An interesting footnote to this fire was the performance of approved PIR sandwich panels. A new extension to the existing EPS cold store had been constructed from PIR. The fire burnt up to the PIR wall but did not penetrate, the PIR section was left largely intact. This tends to confirm our (Zurich Insurance) recommendation of approved alternative panels, be they PIR or Phenolic resin matrix.
Japan quake wreaks $32 billion worth of havoc
Risk Management Solutions has released a paper estimating the total insured loss from the Japanese earthquake and tsunami at between US$21 billion and US$34 billion (A$19.8 billon-A$32.1 billion).
This means the earthquake and tsunami will reflect the largest insurance loss in more than five years, affecting many different lines of coverage in both the local and international markets.
This figure, according to the risk-modelling agency, is a combination of the estimated property losses and the expected health and life insurance payouts.
However, it does not include any impact from damage to the Fukushima Daichi nuclear power facilities, as nuclear risks are excluded from these policies.
“Insured exposure in Japan is a complex landscape of coverage, varying considerably by class of exposure and line of business,” said RMS Chief Research Officer Robert Muir-Wood.
“The biggest challenge to loss-modelling of the Tohoku event is not the details of the property damage itself, but rather sampling and modelling the underlying pattern of insurance take-up rates and restricted terms of coverage.
“Residential and commercial earthquake insurance was purchased in areas where people perceived the threat, but the Tohoku earthquake was not an event they were led to expect.”
RMS said the most uncertain aspect of the loss estimates relates to how successful corporations will be in claiming under contingent business interruption protection.
“The disruption in the global supply chain of critical parts for manufacturing is already leading to downstream interruption in key battery, flash memory, mircrochip and automotive production, both in Japan, as well as in the U.S. and Europe,” the company said.
To view the paper, click here.
La Niña: what is it, how does it occur and how long will it last?
Copied from CGU Newsletter....February 2011
Meteorologists say the recent flooding in Queensland, northern NSW and Victoria and Cyclone Yasi are all the result of a global weather pattern called La Niña.
Some had been predicting wet weather on the eastern coast of Australia since July 2010 when this weather pattern began to form over the Pacific, although no one predicted it would have such a severe impact as it has had.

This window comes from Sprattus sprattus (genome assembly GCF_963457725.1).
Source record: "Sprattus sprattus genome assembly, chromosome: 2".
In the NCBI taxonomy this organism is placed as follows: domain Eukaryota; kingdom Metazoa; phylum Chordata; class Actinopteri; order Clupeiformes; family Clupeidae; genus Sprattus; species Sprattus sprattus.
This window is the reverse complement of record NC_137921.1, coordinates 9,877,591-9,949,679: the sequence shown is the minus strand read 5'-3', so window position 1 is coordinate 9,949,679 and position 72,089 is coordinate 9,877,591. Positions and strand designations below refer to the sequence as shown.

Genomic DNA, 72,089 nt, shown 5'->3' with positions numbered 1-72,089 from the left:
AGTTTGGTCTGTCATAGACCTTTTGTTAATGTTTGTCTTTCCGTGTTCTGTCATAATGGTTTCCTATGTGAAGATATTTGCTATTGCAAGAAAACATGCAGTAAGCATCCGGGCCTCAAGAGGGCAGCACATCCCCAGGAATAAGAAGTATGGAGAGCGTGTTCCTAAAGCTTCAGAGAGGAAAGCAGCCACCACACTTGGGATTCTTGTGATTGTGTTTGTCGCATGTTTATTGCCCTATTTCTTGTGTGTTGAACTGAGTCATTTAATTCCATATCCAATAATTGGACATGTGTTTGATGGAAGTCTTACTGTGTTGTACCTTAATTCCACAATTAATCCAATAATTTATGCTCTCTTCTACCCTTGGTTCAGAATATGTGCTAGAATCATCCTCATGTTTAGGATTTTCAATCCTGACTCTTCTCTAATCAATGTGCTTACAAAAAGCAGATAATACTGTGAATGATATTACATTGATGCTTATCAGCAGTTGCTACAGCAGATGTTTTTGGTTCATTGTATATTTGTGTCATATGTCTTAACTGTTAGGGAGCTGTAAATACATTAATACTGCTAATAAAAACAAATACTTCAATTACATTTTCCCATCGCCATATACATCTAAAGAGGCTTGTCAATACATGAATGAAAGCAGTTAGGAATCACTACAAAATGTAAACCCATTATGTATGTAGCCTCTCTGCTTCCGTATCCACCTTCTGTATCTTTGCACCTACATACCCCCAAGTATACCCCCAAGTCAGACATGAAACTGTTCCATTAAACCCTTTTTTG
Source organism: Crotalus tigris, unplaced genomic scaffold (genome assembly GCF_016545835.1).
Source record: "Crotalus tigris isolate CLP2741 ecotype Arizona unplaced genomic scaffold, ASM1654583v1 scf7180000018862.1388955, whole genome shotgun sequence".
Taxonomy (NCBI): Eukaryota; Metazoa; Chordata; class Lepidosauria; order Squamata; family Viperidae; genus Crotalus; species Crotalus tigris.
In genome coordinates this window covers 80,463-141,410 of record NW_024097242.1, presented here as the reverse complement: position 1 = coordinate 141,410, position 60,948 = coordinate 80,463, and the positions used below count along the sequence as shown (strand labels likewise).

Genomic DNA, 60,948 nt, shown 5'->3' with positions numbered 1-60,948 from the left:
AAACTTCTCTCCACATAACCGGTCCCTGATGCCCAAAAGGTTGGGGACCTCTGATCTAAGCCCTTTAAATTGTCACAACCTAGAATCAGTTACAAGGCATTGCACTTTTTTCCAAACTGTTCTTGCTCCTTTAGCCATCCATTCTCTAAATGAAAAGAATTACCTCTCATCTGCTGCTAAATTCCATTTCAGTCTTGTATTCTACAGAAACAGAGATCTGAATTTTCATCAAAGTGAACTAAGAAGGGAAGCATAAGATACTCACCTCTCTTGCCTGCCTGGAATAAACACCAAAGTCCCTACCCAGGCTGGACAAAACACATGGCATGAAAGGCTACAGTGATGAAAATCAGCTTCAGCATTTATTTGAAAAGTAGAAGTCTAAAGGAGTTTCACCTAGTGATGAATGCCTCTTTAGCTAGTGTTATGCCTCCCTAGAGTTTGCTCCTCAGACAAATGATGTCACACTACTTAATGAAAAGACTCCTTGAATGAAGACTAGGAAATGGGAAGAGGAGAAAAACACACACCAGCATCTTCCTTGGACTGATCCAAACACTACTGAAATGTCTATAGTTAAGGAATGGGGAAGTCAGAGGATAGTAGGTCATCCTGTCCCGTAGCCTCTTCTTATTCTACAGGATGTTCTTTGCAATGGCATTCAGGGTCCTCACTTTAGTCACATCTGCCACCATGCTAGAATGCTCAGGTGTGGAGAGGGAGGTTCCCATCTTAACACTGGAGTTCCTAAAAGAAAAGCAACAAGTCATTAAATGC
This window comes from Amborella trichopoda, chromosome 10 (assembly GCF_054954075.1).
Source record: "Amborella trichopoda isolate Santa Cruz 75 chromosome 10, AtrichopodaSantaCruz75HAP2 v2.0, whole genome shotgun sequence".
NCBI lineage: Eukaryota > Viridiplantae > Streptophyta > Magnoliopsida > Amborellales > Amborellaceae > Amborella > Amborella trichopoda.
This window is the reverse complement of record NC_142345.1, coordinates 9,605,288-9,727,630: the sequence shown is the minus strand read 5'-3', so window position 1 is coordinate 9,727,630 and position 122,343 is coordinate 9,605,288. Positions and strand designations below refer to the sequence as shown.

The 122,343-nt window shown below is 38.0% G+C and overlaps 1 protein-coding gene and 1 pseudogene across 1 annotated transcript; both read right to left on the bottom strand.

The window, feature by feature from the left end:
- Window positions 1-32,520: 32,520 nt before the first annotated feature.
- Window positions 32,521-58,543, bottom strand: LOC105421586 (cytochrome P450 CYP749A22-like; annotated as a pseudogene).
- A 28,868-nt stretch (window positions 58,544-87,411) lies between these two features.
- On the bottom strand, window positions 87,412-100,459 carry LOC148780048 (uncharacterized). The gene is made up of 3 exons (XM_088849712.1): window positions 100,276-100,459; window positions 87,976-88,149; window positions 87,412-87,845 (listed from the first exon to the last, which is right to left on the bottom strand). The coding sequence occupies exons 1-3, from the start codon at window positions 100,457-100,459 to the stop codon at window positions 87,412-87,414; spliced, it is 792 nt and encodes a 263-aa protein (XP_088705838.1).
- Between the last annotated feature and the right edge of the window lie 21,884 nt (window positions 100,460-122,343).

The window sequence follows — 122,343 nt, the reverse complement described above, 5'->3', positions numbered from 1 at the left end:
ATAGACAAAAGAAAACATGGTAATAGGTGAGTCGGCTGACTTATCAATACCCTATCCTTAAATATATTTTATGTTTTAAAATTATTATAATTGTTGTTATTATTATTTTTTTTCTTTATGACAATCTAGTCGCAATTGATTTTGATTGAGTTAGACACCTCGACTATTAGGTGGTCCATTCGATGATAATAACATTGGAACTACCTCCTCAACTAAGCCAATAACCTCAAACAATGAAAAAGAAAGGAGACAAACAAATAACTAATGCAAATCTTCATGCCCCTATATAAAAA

Here’s a simple guide to what a La Niña is all about.
What is it?
La Niña translates from Spanish as “the girl-child” and is the meteorological term for the opposite of the better-known weather pattern El Niño, or “the boy-child”.
In Australia La Niña events are associated with wetter-than-normal conditions particularly on the eastern seaboard, rain, flooding, monsoons and sometimes cyclones, while an El Niño event generally triggers drier than normal conditions and sometimes drought.
How do they occur?
It’s all to do with changes in the surface temperature of the Pacific Ocean, the largest ocean on the planet.
The La Niña weather pattern appears when the surface temperature of the Eastern Central Pacific falls 3 to 5 degrees below normal, and an El Niño develops when the opposite occurs.
How does this affect the weather in Australia?
This surge in cooler water pushes the warmer waters of the western Pacific hard against the east coast of Australia, so the surface temperature of the Pacific Ocean near the Australian coastline rises.
Last year record sea surface temperatures were recorded along our coast.
This rise in temperature causes changes in atmospheric pressure resulting in heavier than normal rainfall, particularly across the eastern seaboard. It also makes the region more prone to cyclones.
How long does a La Niña usually last?
It varies, but generally around 12 months, on which basis the current La Niña is forecast to start to dissipate in March or April.
Has Australia been impacted by a La Niña before?